- Timeless Cube – National Museum of Afghanistan \ Matteo Cainer Architects
- Picture-Clock \ Jonathan Dorthe
- Aristocrat Deluxe Suite Room for Empire Hotels \ AS Design
- Hair Make C’ESTLAVIE \ kräf•te
Posted: 12 Oct 2012 08:21 PM PDT
The construction of the Afghan museum celebrates the richness of Afghanistan's cultural heritage and the spirit of its peoples. In a nation devastated by war, the wealth of its cultural background and the spirit of its peoples are embodied here. In spite of the years of conflict and turmoil, the underlying strengths of the country remain intact, embedded in the earth and rising from it.
The new National Museum of Afghanistan awakens the nation's cultural heritage through powerful symbolic references, where physical fragments and traces inform us of its past. This concept is well illustrated in the 'negative spaces' of the artist and sculptor Rachel Whiteread that highlight the memory of an object, rendering the invisible visible through a reversal of solid and void. Here this 'absent presence' is found in the day-lit foyer, a tranquil and serene space filled with water and greenery. Entering the main hall, each visitor defines their own experience of the museum, ascending the monumental stairs from the foyer at its heart, aware of the depth of knowledge expressed in the deep recesses of its masonry walls.
If the façade acts as a reflection of our society today, then the monolithic walls embody our history and culture. As if hewn from solid stone, the galleries bring to mind the very origins of space and knowledge. Each of the country's eight significant historic periods is represented in a dedicated space designed to house representative artefacts. A perambulation through this sequence of spaces unfolds a voyage of learning and discovery. Carved ramps and stairs overlook the foyer with the sequence of galleries unfolding in an intriguing and complex geometry.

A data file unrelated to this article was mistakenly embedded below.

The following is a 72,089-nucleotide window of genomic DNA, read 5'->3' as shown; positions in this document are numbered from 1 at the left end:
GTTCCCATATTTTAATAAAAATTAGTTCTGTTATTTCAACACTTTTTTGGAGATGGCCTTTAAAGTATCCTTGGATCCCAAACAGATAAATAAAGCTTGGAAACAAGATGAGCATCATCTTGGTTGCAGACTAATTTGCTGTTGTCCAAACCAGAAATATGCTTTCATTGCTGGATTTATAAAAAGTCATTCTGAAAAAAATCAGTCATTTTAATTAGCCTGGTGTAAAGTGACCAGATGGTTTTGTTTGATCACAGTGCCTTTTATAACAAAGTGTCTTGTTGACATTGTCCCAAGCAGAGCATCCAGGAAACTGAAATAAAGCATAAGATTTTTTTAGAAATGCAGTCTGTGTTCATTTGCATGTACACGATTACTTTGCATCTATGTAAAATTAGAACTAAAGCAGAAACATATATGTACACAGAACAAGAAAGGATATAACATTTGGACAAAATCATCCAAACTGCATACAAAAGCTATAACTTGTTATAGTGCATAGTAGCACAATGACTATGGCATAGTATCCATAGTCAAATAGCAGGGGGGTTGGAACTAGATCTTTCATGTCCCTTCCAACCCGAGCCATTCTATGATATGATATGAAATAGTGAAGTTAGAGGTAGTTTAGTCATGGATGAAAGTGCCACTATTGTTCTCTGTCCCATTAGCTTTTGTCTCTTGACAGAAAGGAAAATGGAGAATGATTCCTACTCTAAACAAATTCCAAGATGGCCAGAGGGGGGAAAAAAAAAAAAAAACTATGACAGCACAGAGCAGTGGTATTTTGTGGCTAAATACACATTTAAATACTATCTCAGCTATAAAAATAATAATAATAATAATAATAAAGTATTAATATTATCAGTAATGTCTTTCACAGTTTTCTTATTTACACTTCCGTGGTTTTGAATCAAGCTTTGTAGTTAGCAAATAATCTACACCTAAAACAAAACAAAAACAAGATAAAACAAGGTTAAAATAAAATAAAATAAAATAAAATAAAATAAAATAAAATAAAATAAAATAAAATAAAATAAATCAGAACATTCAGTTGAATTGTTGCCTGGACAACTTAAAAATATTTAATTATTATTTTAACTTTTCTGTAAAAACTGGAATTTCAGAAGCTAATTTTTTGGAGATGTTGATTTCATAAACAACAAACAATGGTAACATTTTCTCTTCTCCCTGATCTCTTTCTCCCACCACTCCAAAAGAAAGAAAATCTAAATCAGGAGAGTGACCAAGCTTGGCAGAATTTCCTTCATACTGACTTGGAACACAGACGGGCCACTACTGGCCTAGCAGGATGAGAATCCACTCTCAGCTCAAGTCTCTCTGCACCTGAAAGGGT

The new museum's 56 metre square cube represents the significance of 7 and 8 in Islamic culture. There are seven verses in the Koran, here representing rebirth, and eight principal galleries in the program, the indeterminate open sky acting as a metaphor for the future.
The site geometries and composition define the garden setting with a series of water features designed to refresh the air during the summer months. The orientation and planning of the museum introduces cool, shady areas for outdoor promenades, and the landscaping strategy enhances on-site bio-diversity and shaded meeting areas. The museum’s gardens respond to the intense climate of Kabul and include native grasses and indigenous plants. Landscaping includes a stepped garden with covered seating areas and additional dedicated spaces for the museum’s educational programs, including tours, garden lectures and outdoor performances.
A sustainable environmental concept determined the orientation, layout and design of the building envelope. The exposed concrete envelope introduces the required thermal mass, and the natural/displacement ventilation and highly efficient lighting systems reduces the overall energy consumption and provides a passive internal environment. Above the main foyer, digitally controlled external sunshades respond to protect the interior from the intense solar gain, reducing cooling loads internally. The orientation and inclination of the building allows controlled daylight internally with the potential for solar harvesting technology and a renewable energy supply. Internal heating and cooling is achieved through boreholes/earth tubes or crypt cooling, allowing air to circulate through large diameter underground pipes that discharge internal heat build-up via a stack. Materials are generally specified to be sourced and fabricated locally.
Efficient use is made of the rainfall and humidity in the winter months. The soft landscape acts as a filter to collect and store rainwater for irrigation and grey water use and the fragmented form of the envelope acts as a natural purifier that provides potable water for the complex.